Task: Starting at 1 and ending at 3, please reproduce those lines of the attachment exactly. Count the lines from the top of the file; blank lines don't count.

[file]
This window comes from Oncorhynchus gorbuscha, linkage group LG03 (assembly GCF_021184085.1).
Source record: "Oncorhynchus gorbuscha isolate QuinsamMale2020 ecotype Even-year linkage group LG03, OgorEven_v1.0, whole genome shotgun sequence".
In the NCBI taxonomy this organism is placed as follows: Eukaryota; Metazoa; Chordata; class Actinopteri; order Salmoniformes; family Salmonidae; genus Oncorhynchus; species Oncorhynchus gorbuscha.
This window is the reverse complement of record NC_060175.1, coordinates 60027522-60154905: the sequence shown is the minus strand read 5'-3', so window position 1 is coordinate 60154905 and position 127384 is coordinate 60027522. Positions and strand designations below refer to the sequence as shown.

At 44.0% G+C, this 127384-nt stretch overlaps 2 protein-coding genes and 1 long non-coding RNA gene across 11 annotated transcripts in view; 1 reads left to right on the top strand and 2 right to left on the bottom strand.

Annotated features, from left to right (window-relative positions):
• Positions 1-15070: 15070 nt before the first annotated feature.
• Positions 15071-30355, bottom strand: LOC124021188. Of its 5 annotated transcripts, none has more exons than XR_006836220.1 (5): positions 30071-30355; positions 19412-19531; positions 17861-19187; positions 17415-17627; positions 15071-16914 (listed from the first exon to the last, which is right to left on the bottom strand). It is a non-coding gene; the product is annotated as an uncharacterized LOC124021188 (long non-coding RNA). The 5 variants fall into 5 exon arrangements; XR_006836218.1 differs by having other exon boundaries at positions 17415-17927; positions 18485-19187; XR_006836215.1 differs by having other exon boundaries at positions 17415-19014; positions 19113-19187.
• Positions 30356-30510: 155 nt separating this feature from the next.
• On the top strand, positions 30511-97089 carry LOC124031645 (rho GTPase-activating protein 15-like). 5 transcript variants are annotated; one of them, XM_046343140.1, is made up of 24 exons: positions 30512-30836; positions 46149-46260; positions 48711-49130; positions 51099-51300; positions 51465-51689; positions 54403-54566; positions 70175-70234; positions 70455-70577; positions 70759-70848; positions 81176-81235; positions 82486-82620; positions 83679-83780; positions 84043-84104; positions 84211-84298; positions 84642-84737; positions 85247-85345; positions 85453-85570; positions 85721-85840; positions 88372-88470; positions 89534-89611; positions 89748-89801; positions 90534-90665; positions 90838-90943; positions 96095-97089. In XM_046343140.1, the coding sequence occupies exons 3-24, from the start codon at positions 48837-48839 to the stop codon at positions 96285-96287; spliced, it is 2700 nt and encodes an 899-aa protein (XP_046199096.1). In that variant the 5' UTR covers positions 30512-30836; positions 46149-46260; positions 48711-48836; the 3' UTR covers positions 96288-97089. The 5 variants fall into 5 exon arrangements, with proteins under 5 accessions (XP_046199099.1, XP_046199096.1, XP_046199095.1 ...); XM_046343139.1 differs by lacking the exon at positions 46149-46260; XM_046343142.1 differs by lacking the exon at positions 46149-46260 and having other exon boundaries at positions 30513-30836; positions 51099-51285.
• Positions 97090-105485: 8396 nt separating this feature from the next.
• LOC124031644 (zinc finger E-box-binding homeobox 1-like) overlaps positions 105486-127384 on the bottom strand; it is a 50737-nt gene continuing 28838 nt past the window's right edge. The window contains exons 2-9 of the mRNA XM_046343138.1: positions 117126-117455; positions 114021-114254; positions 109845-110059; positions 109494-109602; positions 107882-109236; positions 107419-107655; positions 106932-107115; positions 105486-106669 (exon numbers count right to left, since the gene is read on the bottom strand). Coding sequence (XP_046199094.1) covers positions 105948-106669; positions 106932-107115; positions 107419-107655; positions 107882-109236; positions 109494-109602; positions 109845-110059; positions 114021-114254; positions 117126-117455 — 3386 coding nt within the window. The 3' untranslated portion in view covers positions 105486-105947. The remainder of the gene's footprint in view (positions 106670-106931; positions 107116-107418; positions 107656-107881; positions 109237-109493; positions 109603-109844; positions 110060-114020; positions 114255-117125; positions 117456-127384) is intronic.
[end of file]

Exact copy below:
This window comes from Oncorhynchus gorbuscha, linkage group LG03 (assembly GCF_021184085.1).
Source record: "Oncorhynchus gorbuscha isolate QuinsamMale2020 ecotype Even-year linkage group LG03, OgorEven_v1.0, whole genome shotgun sequence".
In the NCBI taxonomy this organism is placed as follows: Eukaryota; Metazoa; Chordata; class Actinopteri; order Salmoniformes; family Salmonidae; genus Oncorhynchus; species Oncorhynchus gorbuscha.